His End Near
HOW CZOLGOSZ IS TO DIE.
President McKinley’s Assassin to Be Electrocuted Early Tomorrow
Early tomorrow morning, in Auburn,
N. Y., will be carried into execution the law’s mandate’s [sic]
of a life for a life—Leon Czolgosz, the condemned assassin of President
McKinley, paying with his life the forfeit exacted by law and society.
During a trip to New York, not many
years ago, George P. Shiley and Earl R. Harris of this city, paid
a visit to Auburn prison, and were shown through the entire institution,
the execution chamber in which is located the chair of death and
all of its gruesome accessories being an especially interesting
portion of the trip. The “chamber of death,” as it is designated
by the prison attendants, is located in a portion of the mammoth
building isolated from the penitentiary building proper, and is
reached after passing through a long corridor. The cells in which
are confined condemned prisoners awaiting execution are within twenty-five
feet of the execution room.
The execution chair, the direct descendent
of the rack, guillotine and the gallows, is located in one end of
the room on a raised platform about a foot higher than the floor.
Immediately in front of the chair are grouped twenty-six chairs,
the law of the state of New York requiring that each of these chairs
have an occupant before the electrocution takes place.
During the stay in the “Death Chamber,”
the “Chair” is the center of all interest. The chair is made after
the fashion of a common easy chair, having a high back and wide
arm rests. The chair rests on a thick rubber matting which furnishes
complete insulation. The guard who was acting as guide, first explained
the general features attending an execution, and then requested
one of the party to become seated in the chair for the purpose of
making a more complete demonstration of the workings of the chair.
First the condemned man is securely
strapped to the chair. Located at the back of the chair and acting
as a head rest, is a sliding arrangement shaped something like a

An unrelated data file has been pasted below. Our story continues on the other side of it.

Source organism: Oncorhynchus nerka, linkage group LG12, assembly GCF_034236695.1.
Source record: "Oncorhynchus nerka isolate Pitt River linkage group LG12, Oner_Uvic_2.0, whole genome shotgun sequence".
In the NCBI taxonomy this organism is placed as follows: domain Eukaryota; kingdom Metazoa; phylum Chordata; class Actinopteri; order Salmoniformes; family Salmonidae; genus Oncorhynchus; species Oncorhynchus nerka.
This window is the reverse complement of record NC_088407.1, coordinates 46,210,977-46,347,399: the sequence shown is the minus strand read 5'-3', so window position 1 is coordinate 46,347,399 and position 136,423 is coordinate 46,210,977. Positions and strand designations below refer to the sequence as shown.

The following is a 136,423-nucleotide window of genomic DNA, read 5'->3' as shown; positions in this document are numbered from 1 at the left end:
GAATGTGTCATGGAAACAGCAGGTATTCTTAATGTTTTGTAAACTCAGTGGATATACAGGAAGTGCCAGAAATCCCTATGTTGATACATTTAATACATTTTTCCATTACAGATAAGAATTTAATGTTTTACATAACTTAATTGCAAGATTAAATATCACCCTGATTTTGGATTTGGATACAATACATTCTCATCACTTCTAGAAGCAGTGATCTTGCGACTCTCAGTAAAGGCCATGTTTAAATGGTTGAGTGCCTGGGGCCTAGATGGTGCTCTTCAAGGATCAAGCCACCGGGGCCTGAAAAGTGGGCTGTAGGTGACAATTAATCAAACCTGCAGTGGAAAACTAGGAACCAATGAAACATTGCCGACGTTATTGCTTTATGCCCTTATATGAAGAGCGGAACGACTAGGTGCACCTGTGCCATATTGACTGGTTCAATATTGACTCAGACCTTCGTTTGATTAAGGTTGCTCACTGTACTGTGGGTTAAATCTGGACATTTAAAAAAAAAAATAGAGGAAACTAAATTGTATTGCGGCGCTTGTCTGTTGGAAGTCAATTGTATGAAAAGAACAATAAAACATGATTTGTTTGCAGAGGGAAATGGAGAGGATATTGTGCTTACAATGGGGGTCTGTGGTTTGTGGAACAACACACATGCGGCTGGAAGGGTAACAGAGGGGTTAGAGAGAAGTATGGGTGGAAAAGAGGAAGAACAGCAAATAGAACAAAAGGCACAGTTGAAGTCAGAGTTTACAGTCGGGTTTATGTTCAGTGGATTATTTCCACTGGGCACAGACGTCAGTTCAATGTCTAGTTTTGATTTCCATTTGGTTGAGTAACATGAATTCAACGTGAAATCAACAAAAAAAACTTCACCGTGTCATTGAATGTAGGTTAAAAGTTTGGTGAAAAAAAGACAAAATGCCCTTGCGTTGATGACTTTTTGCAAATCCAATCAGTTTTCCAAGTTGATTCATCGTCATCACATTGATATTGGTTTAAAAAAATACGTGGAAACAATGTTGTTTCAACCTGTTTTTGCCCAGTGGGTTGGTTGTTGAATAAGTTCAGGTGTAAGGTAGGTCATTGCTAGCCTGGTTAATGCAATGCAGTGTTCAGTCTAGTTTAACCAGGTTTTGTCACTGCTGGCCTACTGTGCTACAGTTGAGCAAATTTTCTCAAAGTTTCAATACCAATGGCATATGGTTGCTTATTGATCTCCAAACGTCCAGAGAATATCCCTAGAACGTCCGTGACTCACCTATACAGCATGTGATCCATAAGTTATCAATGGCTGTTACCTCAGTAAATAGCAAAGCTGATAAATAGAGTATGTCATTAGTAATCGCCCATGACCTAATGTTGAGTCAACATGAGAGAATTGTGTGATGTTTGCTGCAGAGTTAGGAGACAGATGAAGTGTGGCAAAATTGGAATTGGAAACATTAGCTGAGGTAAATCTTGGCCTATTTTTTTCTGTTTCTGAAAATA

figure “4.” From this is suspended a metalic [sic] cap, designated
as the head electrode. This b[e]ll shaped cap is lined with sponge,
which at the time of execution is saturated with a composition of
salt water. Instead of the “black cap” used in hanging, a thick
leather strap is used that serves the double purpose of hiding the
face of the subject as well as holding the head erect.
On the inner side of the head strap
are two small sponges, which when used are saturated with salt water
and then connected with the wires on the back of the chair. When
affixed these sponges press firmly on both temples and when the
current is turned on the brain is instantly paralyzed. The least
struggle on the part of the subject is prevented by the use of heavy
straps to bind the arms to the sides of the chair, as are the ankles
to the bottom of the chair. Another belt is fastened around the
bare calf of the left leg just a few inches above the ankle, and
when the current is turned on the body furnishes the circuit, the
electricity entering through the cap on the head and after pasiing
[sic] entirely through the body passes back to the dynamo through
the electrodes attached to the leg. The person manipulating the
deadly currents is not in the room in which the electrocution occurs,
but is stationed in a small ante room about ten feet distant, communication
being established by the use of electric signals. When the proper
signal is given, the handle of the switch completing the circuit
is dropped so as to complete the circuit and for the least fraction
of a second the deadly current passes through the body 2,200 volts
strong. This to all practical purposes produces immediate death,
but after a few seconds it is turned on again, and at a decreased
intensity leaps through the body of the condemned for nearly ten
seconds—entering the body at the brain and passing out of the calf
of the leg. For the third time the current is sent through the body,
the last time the voltage being increased to slightly over 2,200.
The guard acting as an escort for
the party explained the entire wo[r]kings of the mysterious apparatus
in the fullest manner possible for people unaccustomed to electrical
terms an[d] phrases. He stated that many horrible scenes had been
enacted within the narrow confines of the four stone walls surrounding
the death chamber, the condemned man weakening at the first sight
of the chair.
Czologosz will walk only a distance
of twenty-five feet, and within four minutes after his entry of
the room he will be on trial in a court higher than that presided
over by mortal man.